A couple of days ago, a gentleman some of you might know by the name of Jeff Sullivan cautioned Mariners fans to be patient. He was referring specifically to the Brendan Ryan benching, which drew some ire from the fanbase (and myself) at...
A couple of days ago, a gentleman some of you might know by the name of Jeff Sullivan cautioned Mariners fans to be patient. He was referring specifically to the Brendan Ryan benching, which drew some ire from the fanbase (and myself) at the time, and which has over the past couple of weeks sorted itself out. Ryan is back as the starter, and is showing signs of improvement. All the fuss was over next to nothing.
There's a danger in patience, however, or at least a danger in avoiding fuss. Because if we take the philosophy to its logical extreme, one could easily argue that many of the things we care about as fans are similarly negligible over time, to the point where wins and losses themselves become meaningless. Because everything is based on perspective, and tinged with uncertainty, patience leeches out the passion in a fan. Why spend a Saturday afternoon listening to a Mariners game that ultimately won't matter? Why read a recap? Why write one? Why care about baseball at all?
I don't think Jeff is saying that fans shouldn't be passionate. He's right; it's all too easy to lose perspective. But I do believe that while being too narrow in one's view can cause one to overreact to something like a Brendan Ryan benching, being too broad can be equally harmful. With this team, in this era, it can be so easy for the emotional fire to flicker and die. Joe Saunders nearly doused my own spirit with five-plus innings of eleven-hit, one-run baseball, a sort of water torture. But I persevered, partially because of my silly obligation to write this, and those of us who did were rewarded with two innings of legitimately exciting baseball.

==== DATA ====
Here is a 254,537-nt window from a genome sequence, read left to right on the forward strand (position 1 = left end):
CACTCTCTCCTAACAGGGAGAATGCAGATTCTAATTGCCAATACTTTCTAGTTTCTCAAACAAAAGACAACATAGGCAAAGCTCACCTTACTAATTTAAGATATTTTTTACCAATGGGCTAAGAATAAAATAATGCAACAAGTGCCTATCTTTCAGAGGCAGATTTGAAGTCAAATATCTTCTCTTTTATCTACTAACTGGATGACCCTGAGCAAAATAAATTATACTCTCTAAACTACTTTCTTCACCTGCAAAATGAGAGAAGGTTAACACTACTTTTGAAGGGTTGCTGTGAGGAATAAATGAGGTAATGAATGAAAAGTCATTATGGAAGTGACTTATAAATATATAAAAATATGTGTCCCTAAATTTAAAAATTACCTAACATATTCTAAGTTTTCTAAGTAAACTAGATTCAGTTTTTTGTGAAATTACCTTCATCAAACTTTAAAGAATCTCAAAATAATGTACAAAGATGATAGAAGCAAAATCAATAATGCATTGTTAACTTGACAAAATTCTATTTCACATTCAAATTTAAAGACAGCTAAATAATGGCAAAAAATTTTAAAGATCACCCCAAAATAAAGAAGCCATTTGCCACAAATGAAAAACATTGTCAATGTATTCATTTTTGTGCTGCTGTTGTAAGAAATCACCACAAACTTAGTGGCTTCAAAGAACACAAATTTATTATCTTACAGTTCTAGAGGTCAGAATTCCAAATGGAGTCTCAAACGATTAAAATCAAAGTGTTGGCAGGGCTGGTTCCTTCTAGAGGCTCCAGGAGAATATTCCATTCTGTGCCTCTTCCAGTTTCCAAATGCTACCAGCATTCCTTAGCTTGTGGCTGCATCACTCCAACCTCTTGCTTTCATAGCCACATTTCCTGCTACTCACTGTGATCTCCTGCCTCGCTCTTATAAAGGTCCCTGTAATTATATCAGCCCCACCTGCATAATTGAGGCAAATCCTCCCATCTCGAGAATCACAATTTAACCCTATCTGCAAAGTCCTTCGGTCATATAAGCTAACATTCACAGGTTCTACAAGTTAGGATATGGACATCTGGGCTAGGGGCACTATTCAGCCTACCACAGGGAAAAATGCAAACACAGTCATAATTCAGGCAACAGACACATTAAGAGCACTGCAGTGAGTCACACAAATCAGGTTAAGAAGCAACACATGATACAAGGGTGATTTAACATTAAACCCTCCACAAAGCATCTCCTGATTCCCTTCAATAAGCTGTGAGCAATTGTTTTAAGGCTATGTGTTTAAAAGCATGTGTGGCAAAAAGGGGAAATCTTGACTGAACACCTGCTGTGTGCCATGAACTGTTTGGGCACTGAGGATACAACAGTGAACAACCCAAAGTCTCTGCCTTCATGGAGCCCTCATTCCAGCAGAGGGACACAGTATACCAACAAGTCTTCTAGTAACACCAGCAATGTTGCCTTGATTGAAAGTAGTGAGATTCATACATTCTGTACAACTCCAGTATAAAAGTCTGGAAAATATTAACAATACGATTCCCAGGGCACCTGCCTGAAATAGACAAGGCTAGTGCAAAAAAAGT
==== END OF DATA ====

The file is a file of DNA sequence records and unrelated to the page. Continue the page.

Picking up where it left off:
For a couple of innings, it didn't matter that we were hoping for a single victory in mid-May by an also-ran baseball team. We didn't really worry how each play affected the M's playoff odds. We got caught up. (The actual, abbreviated recap in this article: the Mariners came back from 4-0 to tie the game 4-4 with three home runs, only to cough it up in the bottom of the ninth.)
There are countless different ways to approach fandom, and no right or wrong way to care about baseball. But from a communal standpoint, one of the greatest feelings is getting caught up, and we want to experience that wave from its very earliest moment, its origination. We wait for a time and a place for the story to start, where we can start constructing our own narrative of our fandom. Narratives get a lot of bad press lately, and certainly, they're really terrible if you're using them to make predictions. But there's nothing wrong with using narratives to frame our own experiences and create our own history.
Today, for a little less than an hour, it felt like this might, just maybe, be the beginning of a wave. The two-run home run by Brendan Ryan, of all people, cascading down the LL comments before my phone had reached through the internet to learn of it, was one moment.
It didn't quite work out. It usually doesn't, which is why it's so special when it does. Instead, we'll just wait a little longer.
Seemingly needless bullet points:
If there is such a thing as style in baseball, Joe Saunders is the absence of style. Every inning was a series of wounds, seemingly self-inflicted.
Justin Smoak increased his season OBP to .374. That puts him in the top-20 in the American League.
I'm going to disagree with Logan here and say that if Mark Reynolds wore a Mariners uniform next year, I‘d be perfectly content. At the right price, of course, which it probably wouldn't be. I'm probably overrating him, but from my viewpoint, his improvement doesn't look like all luck.
Asdrubal Cabrera has about as much faith in Raul Ibanez's defense as we do. He was halfway to third when Ibanez caught a fairly easy (albeit wind-deadened) fly at the wall, and got doubled off easily running all the way back to first.
Wedge's refusal to employ his best reliever in a tie game in the ninth inning was as frustrating as it was unsurpris
about 2 hours ago